Widowed for the second time at age thirty-one Katherine Parr falls deeply for the dashing courtier Thomas Seymour and hopes at last to marry for love. However, obliged to return to court, she attracts the attentions of the ailing, egotistical, and dangerously powerful Henry VIII, who dispatches his love rival, Seymour, to the Continent. No one is in a position to refuse a royal proposal so, haunted by the fates of his previous wives—two executions, two annulments, one death in childbirth—Katherine must wed Henry and become his sixth queen.
Katherine has to employ all her instincts to navigate the treachery of the court, drawing a tight circle of women around her, including her stepdaughter, Meg, traumatized by events from their past that are shrouded in secrecy, and their loyal servant Dot, who knows and sees more than she understands. With the Catholic faction on the rise once more, reformers being burned for heresy, and those close to the king vying for position, Katherine’s survival seems unlikely. Yet as she treads the razor’s edge of court intrigue, she never quite gives up on love.
We’ve been inundated with Tudors novels lately, haven’t we? I can’t blame anyone who feels like they need a break from them. But, please, if you must, take one only after you’ve read Queen’s Gambit, Elizabeth Freemantle’s first, and excellent, effort at historical fiction. Beautifully written and (mostly) historically accurate, Queen’s Gambit tells the story of Katherine Parr, Henry VIII’s last queen.
When her second husband dies, Katherine Parr, who would rather live out a quiet existence in the country, is briefly summoned to court. Here, despite her better judgment, she falls in love with the dashing Thomas Seymour and hopes to marry him. But the King has other plans for her. The old, fat and ailing Henry VIII, still smarting after the betrayal of his fifth young wife, Catherine Howard, is looking for an older wife with good nursing skills. Katherine perfectly fits the bill.
Katherine can’t refuse to marry the King. While her brother is ecstatic at the prospect of wealth and advancement for the Parr family, Katherine realises she will have to pay a high price for it. She won’t just have to set her feelings for Seymour aside, but she’ll enter a world of power and intrigues where losing means death. Katherine is not ambitious, but smart, canny and interested in religion. A fervent religious reformer, she hopes to influence her husband, who is slowly reverting back to Catholicism, to continue his work to reform the English Church.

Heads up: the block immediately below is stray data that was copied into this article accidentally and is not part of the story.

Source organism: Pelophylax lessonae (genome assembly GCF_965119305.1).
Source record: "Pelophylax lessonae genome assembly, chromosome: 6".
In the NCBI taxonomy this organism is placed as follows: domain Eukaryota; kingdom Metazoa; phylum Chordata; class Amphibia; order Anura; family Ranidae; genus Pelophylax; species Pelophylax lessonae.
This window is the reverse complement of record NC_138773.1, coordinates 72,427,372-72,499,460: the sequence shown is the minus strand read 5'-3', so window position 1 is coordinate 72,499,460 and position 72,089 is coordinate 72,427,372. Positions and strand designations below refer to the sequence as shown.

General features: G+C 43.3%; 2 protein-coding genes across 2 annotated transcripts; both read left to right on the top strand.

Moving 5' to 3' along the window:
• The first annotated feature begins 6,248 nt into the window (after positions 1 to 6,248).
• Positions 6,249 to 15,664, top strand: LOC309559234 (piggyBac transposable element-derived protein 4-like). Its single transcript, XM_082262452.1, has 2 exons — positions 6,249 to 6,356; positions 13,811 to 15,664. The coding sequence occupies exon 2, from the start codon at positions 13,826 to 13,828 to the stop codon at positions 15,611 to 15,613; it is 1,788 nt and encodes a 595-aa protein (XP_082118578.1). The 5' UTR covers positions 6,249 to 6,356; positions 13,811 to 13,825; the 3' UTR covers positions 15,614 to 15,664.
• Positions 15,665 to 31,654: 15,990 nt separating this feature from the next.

Although Katherine is good at manipulating Henry, her outspoken behaviour and protestant leanings attract her the enmity of the Catholic faction, then on the rise at court, and almost have her arrested as an heretic. Freemantle does a great job at depicting the atmosphere of fear Katherine, and the rest of the court, constantly lived in, knowing that their lives depended on the whim of a king who was becoming more irrational and paranoid as his health worsened.
Fremantle also makes the court, with its smells, its sights, its intrigues hidden behind its magnificence, come alive. The reader truly feels like he/she’s right there, next to Katherine, as her story unfolds. We also get to see her story through a different perspective, that of her maid Dot. Dot is a poor and illiterate servant who became very close to Meg, Katherine’s stepdaughter, when they were held hostage during the Pilgrimage of Grace, a tragic event that left deep scars on all three women. Katherine has come to consider Dot, despite their difference in rank, as a daughter.
Of course, Fremantle takes, every now and then, artistic license to fill up the gaps in Katherine’s life. Although I don’t always agree with her interpretations and plot twists, they are realistic (apart from one instance in the end where I thought she went a bit too far) and make the story even more interesting. The book is also very well-researched and chockfull of details about life at the Tudor court, but these are woven into the story so seamlessly that they enhance it rather than bogging it down. I only found the stylistic choice of using the present tense to tell the story a bit weird. It works here, but I guess I’m just not that used to read historical fiction written in this way.
Queen’s Gambit by Elizabeth Freemantle is a beautifully written, and meticulously researched, fictional account of the life of Catherine’s Parr, Henry VIII’s last queen. Freemantle really brings the characters, which are all well-rounded, and the Tudor court, to life. Although the author takes artistic liberties, her plots twists, save for one occasion, are realistic enough and make the story more interesting. The book is written in the present tense, which is a weird choice, but one that works.
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